Kenneth Buck, University of Arkansas; Margaret Worthington, University of Arkansas; and Patrick Conner, University of Georgia

Rooting muscadines from hardwood cuttings is generally viewed as a difficult, if not impossible, task. The majority of the literature on the topic is from the first half of the 20th century, and even the more recent studies from the 80s and 90s had very little success using hardwood cuttings. Therefore, most muscadine breeders, nurseries, and germplasm repositories propagate muscadines by layering or rooting softwood cuttings under mist. In a breeding program, the selection of muscadine seedlings occurs at the end of the growing season in September. A reliance on softwood cuttings requires the postponement of propagation of selected seedlings until the next growing season, generally in June or July. This propagation schedule falls into the busiest time of the year for fruit breeding programs and delays the establishment of plots and evaluation of new selections by a full season. This yearlong delay adds considerable time to the already lengthy process of releasing a variety. The development of a reliable protocol for muscadine propagation by hardwood cuttings would allow propagation work to be conducted after the conclusion of the growing season at a time when work in the field is beginning to slow and would increase the speed of cultivar development. 

Despite all the literature claiming that muscadine propagation with hardwood cuttings is ineffective, the University of Arkansas System Division of Agriculture Fruit Research Station (UA-FRS) has been using hardwood cuttings to meet its modest muscadine propagation needs for the past 15 years. The methods used at the Fruit Research Station were adapted from the protocol used for hardwood propagation of bunch grapes. Using these methods, success rates are highly variable, depending on both cultivar and year, ranging from 10-70%. The goal of this SRSFC-funded study was to test the efficacy of the FRS propagation protocol and the impact of multiple factors frequently mentioned in previous studies that may affect rooting success.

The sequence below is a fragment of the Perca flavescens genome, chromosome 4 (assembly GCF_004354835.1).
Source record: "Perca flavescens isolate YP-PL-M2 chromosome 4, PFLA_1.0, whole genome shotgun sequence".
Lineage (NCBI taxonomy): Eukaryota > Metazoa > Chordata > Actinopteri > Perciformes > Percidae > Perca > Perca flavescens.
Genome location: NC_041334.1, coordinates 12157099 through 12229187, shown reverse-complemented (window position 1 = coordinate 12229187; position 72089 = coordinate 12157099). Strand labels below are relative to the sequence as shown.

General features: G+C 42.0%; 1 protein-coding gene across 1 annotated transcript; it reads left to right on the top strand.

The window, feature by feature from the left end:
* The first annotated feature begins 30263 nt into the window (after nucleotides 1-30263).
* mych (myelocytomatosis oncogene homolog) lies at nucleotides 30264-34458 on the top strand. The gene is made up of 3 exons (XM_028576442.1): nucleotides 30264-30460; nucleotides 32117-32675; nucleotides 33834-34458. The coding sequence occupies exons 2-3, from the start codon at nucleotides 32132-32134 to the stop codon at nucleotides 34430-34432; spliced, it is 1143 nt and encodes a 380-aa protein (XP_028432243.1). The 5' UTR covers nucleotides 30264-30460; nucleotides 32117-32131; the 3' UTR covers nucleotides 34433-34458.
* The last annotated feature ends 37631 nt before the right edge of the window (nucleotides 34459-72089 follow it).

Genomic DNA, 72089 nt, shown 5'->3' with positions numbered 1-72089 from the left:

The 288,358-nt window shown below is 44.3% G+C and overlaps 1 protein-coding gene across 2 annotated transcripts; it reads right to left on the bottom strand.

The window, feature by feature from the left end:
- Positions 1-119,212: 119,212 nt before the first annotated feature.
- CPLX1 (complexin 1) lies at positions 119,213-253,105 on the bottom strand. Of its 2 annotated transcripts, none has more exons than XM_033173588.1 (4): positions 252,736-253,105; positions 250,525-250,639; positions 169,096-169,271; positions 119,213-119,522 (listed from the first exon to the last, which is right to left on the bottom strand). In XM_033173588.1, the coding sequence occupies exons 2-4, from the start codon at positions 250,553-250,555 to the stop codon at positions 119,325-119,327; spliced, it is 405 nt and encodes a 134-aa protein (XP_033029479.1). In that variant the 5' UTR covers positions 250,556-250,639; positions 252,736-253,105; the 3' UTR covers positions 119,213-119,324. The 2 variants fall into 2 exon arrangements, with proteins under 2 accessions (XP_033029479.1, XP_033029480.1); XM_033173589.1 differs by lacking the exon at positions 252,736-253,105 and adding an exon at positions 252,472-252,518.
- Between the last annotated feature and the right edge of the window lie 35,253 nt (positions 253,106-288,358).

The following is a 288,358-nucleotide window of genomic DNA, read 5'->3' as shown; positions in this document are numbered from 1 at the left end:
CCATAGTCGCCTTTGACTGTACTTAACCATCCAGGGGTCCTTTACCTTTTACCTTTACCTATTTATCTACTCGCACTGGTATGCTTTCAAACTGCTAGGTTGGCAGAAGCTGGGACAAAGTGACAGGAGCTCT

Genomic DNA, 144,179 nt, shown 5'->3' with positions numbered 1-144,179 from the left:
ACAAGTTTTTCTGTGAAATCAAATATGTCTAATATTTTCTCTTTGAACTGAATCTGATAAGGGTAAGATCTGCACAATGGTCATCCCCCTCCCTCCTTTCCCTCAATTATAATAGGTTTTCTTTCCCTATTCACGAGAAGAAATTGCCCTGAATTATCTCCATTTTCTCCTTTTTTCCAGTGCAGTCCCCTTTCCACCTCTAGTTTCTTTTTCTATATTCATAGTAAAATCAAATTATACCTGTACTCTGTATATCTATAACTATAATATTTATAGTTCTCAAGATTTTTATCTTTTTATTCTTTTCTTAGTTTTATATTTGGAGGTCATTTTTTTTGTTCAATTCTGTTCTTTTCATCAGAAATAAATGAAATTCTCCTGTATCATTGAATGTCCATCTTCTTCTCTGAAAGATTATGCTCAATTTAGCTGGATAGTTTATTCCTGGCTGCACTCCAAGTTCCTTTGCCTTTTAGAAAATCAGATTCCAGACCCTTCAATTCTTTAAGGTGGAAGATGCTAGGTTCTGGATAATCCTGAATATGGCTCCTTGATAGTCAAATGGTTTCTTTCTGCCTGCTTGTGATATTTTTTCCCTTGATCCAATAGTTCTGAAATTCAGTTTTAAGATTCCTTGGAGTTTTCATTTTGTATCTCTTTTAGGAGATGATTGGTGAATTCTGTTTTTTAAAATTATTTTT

There were five factors tested in this study:

  • Location- Vineyards in Clarksville, AR, Fayetteville, AR, and Ocilla, GA.
  • Cultivar- ‘Fry’, ‘Carlos’, and ‘Supreme.’
  • Collection Date- Cuttings were taken once at the beginning of November, December, January, and February during the winters of 2019/2020 and 2020/2021.
  • Storage- Half of all cuttings were given a month-long cold storage treatment at 4 °C prior to the rooting treatment.
  • Bottom Heat- Half of all cuttings were given continuous bottom heat at 26 °C.

Data on cutting length, cutting diameter, and number nodes per cutting were also collected 90 days after the cuttings were treated with rooting hormone and placed in perlite media under a mist system in a heated greenhouse.

Generally, cuttings taken in November outperformed cuttings taken at other dates. This trend is most notable at the Ocilla, GA vineyard, where rooting percentages were over 40% (Figure 1). We hypothesize that this is due to the incomplete dormancy of those vines. Located in southern Georgia, Ocilla had not experienced its first frost by the time cuttings were taken in November. However, cuttings taken in November also performed well in the other study locations. Supplying bottom heat early in the dormant season appears to have helped stimulate rooting, but did not seem to have an effect on cuttings taken in January or February. In addition, increased cutting diameter and cutting length positively affected rooting success. The rooting percentages found in this study were not high enough to justify commercial propagation of muscadines by hardwood cuttings. However, breeding programs, germplasm repositories, or growers with modest needs may find that transitioning to an off-season propagation protocol saves time and money.

Figure 1.  Percent of cuttings successfully rooted from ‘Carlos’, ‘Fry’, and ‘Supreme’ vines collected in early November, December, January, and February from vineyards in Clarksville, AR, Fayetteville, AR, and Ocilla, GA. Because of a significant three-way interaction, data is presented separately for each location. Means with different letter(s) in each panel are significantly different (a = 0.05) according to Tukey’s honestly significant difference.
Figure 2. Muscadine vines that have been successfully rooted from hardwood cuttings.
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